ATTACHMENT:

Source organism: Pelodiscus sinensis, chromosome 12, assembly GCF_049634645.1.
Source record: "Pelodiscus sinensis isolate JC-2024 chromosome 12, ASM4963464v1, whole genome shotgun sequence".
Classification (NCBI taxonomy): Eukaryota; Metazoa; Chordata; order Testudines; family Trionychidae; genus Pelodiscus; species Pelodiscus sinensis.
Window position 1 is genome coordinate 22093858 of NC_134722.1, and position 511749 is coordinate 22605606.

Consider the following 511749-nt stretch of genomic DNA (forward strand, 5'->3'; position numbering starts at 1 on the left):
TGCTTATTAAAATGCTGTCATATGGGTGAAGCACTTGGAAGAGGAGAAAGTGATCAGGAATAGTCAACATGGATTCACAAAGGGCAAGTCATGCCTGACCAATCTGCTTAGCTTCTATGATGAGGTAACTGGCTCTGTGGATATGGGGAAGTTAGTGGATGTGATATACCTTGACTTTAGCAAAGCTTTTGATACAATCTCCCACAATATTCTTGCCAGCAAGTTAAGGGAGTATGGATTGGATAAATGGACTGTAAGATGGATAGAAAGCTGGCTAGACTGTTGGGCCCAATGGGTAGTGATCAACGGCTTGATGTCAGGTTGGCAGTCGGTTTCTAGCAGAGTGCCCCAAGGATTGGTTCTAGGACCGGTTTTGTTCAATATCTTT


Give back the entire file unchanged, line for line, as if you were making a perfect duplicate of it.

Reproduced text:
Source organism: Pelodiscus sinensis, chromosome 12, assembly GCF_049634645.1.
Source record: "Pelodiscus sinensis isolate JC-2024 chromosome 12, ASM4963464v1, whole genome shotgun sequence".
Classification (NCBI taxonomy): Eukaryota; Metazoa; Chordata; order Testudines; family Trionychidae; genus Pelodiscus; species Pelodiscus sinensis.
Window position 1 is genome coordinate 22093858 of NC_134722.1, and position 511749 is coordinate 22605606.

Consider the following 511749-nt stretch of genomic DNA (forward strand, 5'->3'; position numbering starts at 1 on the left):
TGCTTATTAAAATGCTGTCATATGGGTGAAGCACTTGGAAGAGGAGAAAGTGATCAGGAATAGTCAACATGGATTCACAAAGGGCAAGTCATGCCTGACCAATCTGCTTAGCTTCTATGATGAGGTAACTGGCTCTGTGGATATGGGGAAGTTAGTGGATGTGATATACCTTGACTTTAGCAAAGCTTTTGATACAATCTCCCACAATATTCTTGCCAGCAAGTTAAGGGAGTATGGATTGGATAAATGGACTGTAAGATGGATAGAAAGCTGGCTAGACTGTTGGGCCCAATGGGTAGTGATCAACGGCTTGATGTCAGGTTGGCAGTCGGTTTCTAGCAGAGTGCCCCAAGGATTGGTTCTAGGACCGGTTTTGTTCAATATCTTT